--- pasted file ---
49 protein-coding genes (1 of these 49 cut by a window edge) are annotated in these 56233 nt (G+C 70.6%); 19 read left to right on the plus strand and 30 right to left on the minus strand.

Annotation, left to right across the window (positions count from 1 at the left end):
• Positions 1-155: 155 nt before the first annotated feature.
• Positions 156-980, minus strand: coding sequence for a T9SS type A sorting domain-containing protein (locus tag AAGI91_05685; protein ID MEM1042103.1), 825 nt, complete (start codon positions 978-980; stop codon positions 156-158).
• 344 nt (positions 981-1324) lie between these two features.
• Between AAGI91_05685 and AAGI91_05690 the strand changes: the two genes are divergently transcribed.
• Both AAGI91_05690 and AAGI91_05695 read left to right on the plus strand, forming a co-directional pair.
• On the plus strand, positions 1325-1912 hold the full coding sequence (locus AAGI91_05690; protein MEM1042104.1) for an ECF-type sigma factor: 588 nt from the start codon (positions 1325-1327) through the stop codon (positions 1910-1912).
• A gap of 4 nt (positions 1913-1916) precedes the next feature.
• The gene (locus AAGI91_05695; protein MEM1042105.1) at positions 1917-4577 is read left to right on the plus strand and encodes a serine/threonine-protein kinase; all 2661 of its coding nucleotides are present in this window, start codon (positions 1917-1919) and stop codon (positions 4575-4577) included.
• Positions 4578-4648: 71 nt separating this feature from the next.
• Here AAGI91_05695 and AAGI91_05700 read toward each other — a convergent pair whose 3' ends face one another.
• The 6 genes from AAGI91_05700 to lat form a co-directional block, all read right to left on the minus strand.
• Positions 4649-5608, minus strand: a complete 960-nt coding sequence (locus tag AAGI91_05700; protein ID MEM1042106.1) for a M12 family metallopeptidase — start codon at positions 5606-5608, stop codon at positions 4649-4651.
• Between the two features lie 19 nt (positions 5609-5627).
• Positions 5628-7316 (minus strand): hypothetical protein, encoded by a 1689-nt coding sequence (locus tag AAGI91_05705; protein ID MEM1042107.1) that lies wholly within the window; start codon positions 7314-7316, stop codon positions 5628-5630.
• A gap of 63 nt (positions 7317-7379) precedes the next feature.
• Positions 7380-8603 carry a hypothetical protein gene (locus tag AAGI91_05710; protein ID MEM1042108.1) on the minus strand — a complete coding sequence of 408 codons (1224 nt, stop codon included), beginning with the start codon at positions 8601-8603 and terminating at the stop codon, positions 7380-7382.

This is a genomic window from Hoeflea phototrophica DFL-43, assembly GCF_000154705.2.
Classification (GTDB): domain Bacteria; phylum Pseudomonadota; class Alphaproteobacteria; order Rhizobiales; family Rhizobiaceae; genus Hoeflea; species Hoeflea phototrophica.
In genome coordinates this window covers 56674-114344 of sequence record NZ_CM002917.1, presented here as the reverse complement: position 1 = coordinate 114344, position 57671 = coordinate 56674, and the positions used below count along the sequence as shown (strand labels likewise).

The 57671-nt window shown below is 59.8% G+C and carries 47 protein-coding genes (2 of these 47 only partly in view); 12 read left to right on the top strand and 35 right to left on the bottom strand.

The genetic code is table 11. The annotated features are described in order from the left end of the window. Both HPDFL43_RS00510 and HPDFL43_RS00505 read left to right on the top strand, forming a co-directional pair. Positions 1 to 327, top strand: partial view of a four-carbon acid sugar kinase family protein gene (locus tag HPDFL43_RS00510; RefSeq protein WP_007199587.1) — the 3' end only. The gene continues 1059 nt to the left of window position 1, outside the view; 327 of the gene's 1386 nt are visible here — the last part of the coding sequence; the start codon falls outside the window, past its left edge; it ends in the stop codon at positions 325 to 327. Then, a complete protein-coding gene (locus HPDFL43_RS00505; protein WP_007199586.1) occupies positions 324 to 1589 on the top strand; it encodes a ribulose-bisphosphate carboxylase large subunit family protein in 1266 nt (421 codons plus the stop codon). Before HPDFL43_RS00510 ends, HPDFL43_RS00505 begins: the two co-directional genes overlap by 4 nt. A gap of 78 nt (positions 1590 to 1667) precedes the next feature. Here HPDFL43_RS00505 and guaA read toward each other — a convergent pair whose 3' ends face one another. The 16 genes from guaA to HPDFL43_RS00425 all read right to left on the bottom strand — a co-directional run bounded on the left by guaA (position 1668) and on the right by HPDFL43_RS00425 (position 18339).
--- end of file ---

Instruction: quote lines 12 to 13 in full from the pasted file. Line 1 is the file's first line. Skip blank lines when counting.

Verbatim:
• Here AAGI91_05695 and AAGI91_05700 read toward each other — a convergent pair whose 3' ends face one another.
• The 6 genes from AAGI91_05700 to lat form a co-directional block, all read right to left on the minus strand.